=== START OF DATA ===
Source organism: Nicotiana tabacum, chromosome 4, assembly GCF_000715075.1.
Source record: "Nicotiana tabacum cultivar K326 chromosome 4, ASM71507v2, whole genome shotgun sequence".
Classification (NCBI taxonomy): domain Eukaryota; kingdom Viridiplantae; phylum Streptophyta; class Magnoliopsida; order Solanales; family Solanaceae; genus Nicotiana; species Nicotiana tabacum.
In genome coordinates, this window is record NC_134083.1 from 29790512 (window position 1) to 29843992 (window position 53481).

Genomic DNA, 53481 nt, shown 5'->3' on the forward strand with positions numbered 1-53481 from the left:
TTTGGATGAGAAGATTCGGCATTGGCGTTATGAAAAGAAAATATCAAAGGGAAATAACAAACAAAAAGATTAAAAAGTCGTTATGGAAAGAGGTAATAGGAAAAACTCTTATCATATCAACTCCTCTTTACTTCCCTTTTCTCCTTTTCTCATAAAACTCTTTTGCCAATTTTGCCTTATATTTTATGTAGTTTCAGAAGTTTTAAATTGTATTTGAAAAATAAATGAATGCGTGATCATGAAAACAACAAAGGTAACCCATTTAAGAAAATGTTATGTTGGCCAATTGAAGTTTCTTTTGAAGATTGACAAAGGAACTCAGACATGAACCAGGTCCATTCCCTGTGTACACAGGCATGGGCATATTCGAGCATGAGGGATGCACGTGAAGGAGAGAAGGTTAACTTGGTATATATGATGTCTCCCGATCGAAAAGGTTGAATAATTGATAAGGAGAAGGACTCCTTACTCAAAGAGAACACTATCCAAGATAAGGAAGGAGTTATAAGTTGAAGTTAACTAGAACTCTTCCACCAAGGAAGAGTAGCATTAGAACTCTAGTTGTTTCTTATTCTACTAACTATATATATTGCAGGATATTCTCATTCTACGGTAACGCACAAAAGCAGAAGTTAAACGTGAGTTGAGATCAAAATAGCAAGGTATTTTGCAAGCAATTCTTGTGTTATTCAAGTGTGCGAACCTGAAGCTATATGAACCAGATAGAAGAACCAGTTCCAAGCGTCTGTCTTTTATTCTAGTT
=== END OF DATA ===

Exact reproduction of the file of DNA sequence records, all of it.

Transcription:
Source organism: Nicotiana tabacum, chromosome 4, assembly GCF_000715075.1.
Source record: "Nicotiana tabacum cultivar K326 chromosome 4, ASM71507v2, whole genome shotgun sequence".
Classification (NCBI taxonomy): domain Eukaryota; kingdom Viridiplantae; phylum Streptophyta; class Magnoliopsida; order Solanales; family Solanaceae; genus Nicotiana; species Nicotiana tabacum.
In genome coordinates, this window is record NC_134083.1 from 29790512 (window position 1) to 29843992 (window position 53481).

Genomic DNA, 53481 nt, shown 5'->3' on the forward strand with positions numbered 1-53481 from the left:
TTTGGATGAGAAGATTCGGCATTGGCGTTATGAAAAGAAAATATCAAAGGGAAATAACAAACAAAAAGATTAAAAAGTCGTTATGGAAAGAGGTAATAGGAAAAACTCTTATCATATCAACTCCTCTTTACTTCCCTTTTCTCCTTTTCTCATAAAACTCTTTTGCCAATTTTGCCTTATATTTTATGTAGTTTCAGAAGTTTTAAATTGTATTTGAAAAATAAATGAATGCGTGATCATGAAAACAACAAAGGTAACCCATTTAAGAAAATGTTATGTTGGCCAATTGAAGTTTCTTTTGAAGATTGACAAAGGAACTCAGACATGAACCAGGTCCATTCCCTGTGTACACAGGCATGGGCATATTCGAGCATGAGGGATGCACGTGAAGGAGAGAAGGTTAACTTGGTATATATGATGTCTCCCGATCGAAAAGGTTGAATAATTGATAAGGAGAAGGACTCCTTACTCAAAGAGAACACTATCCAAGATAAGGAAGGAGTTATAAGTTGAAGTTAACTAGAACTCTTCCACCAAGGAAGAGTAGCATTAGAACTCTAGTTGTTTCTTATTCTACTAACTATATATATTGCAGGATATTCTCATTCTACGGTAACGCACAAAAGCAGAAGTTAAACGTGAGTTGAGATCAAAATAGCAAGGTATTTTGCAAGCAATTCTTGTGTTATTCAAGTGTGCGAACCTGAAGCTATATGAACCAGATAGAAGAACCAGTTCCAAGCGTCTGTCTTTTATTCTAGTT